User defined alerts breath new life into old push technology; mobile devices unlock messages; executive overkill, says critic
Posted Sep 18, 2002
UpShot, at the DEMOMobile 2002 conference in La Jolla, Calif., announced today an enhancement to its Web-based, sales-focused CRM offering that allows users to receive notices when key information is updated.
"We are proud of our forecasting and real time views, but it was time to address the next thing which is clutter," says UpShot chairman and founder Keith Raffel. "People are missing important information even though they are running around with pagers and email."
In a new twist on the push technology that sprang up in the late 1990's and faded out after, UpShot Alerts lets users set and receive notifications via cell phones, Web-enabled PDAs, email, Blackberry RIM devices and pagers. For example, if a team of people is working to renegotiate a deal, each member can set parameters within the system to alert them to something that is important. The lead sales person might want to be emailed immediately if the customer calls the service department to report a problem with its existing service. Another person working with legal unit on the actual contract might want to be paged if the client's credit rating changes.
Users can also set up alerts to be notified if someone else updates or touches their key accounts. "This is immediate contact. You are not searching for the information or waiting for the weekly report to find out," Raffel says. "Instead you have the information that you care most about delivered to you immediately." UpShot Alerts are available now as part of UpShot XE at no additional cost.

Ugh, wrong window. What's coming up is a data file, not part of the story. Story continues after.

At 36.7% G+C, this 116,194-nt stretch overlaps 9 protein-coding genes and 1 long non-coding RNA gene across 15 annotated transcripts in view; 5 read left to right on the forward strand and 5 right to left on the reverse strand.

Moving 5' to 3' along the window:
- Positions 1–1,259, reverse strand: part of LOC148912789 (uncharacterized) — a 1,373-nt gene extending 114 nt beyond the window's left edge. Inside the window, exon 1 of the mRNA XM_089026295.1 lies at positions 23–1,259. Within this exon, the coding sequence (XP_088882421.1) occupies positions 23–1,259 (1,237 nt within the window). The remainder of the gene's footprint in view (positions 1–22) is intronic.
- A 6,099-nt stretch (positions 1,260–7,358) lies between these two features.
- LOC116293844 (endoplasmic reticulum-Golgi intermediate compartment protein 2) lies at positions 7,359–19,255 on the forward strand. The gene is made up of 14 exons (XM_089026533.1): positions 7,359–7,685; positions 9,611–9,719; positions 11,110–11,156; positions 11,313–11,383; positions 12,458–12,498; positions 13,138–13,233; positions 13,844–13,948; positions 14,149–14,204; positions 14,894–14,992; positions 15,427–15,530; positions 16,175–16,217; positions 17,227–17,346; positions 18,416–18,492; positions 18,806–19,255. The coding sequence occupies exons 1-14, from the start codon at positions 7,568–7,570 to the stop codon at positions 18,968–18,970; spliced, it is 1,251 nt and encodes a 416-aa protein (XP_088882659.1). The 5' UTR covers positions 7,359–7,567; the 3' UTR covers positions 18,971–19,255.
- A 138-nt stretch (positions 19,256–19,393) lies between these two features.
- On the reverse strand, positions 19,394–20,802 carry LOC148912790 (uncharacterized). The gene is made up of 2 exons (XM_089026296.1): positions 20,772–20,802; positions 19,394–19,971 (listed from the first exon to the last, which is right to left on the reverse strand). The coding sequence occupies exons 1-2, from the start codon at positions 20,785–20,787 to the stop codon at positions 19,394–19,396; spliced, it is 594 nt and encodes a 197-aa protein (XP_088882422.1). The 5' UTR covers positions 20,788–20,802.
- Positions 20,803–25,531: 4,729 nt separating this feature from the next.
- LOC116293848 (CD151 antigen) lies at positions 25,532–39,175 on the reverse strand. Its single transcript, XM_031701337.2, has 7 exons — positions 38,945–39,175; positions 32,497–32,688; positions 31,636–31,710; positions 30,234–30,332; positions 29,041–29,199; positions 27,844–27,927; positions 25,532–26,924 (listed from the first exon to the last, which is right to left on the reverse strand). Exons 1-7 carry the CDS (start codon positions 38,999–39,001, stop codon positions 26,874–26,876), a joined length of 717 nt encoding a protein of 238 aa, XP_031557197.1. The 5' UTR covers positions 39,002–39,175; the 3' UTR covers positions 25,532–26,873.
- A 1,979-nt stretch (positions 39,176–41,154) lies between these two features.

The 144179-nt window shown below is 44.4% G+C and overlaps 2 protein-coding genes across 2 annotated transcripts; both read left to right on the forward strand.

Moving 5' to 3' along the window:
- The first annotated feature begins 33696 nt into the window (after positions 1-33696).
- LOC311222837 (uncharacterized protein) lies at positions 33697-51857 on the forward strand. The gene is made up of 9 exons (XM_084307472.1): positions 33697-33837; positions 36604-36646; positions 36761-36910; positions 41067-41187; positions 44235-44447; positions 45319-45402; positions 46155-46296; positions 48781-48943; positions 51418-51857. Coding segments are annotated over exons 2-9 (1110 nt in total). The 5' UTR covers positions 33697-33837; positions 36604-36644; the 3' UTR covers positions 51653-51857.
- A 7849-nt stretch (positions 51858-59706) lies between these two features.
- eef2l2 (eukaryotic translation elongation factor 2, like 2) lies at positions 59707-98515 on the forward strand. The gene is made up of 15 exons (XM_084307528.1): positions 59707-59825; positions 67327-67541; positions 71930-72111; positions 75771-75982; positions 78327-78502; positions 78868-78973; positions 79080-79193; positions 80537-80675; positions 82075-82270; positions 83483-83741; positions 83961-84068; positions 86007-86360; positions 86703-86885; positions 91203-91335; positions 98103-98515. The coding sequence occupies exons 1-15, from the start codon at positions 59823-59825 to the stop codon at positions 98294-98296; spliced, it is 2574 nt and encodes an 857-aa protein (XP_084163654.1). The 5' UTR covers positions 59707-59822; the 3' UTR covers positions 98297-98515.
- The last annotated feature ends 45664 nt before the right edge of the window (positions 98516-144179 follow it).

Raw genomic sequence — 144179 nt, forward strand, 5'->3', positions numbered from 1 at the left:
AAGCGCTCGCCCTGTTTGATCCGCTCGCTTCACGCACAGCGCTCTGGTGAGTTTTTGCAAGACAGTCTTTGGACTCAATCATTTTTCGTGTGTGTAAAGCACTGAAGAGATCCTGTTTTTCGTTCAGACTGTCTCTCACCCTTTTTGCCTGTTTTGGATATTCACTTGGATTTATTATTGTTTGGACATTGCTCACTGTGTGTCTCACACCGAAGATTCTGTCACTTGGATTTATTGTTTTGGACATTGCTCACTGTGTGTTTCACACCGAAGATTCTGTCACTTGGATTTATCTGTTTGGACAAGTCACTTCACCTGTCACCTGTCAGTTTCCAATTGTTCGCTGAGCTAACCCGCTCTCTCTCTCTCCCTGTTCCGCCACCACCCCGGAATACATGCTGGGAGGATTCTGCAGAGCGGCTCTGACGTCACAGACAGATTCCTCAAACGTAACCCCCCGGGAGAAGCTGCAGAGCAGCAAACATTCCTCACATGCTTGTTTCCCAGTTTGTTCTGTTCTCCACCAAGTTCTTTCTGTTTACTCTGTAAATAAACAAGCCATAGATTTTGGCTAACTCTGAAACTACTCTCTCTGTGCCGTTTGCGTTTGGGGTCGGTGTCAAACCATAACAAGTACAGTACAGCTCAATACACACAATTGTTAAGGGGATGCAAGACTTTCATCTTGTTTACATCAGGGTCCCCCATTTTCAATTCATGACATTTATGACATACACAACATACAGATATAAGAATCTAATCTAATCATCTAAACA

Sheryl Kingstone, an analyst with the Yankee Group's CRM Strategies group, liked the idea of alerts and wondered why it hadn't been done before in CRM systems. "It gets back to the information overload problem," she says. "Some people really need to be alerted if critical information changes, and this helps in that process." Since UpShot Alerts are Web-based, Kingstone says they could be especially useful to busy, traveling sales executives who are not tied to a computer and may need to get notifications of changes via pagers or cell phones.
However, another analyst wondered if some executives might initially overuse the alerts thus rendering them somewhat ineffective. "I can see the value of being alerted, but I think there is a great possibility that sales executives might set this for too many alerts," says Denis Pombriant, vice president and CRM managing director at the Aberdeen Group, a Boston-based market researcher. "They are going to want to know what is going on and getting 10 or 20 per day might defeat the purpose." Kingstone agrees that some may go overboard but that it's a personal issue likely to diminish once users get used to the feature.
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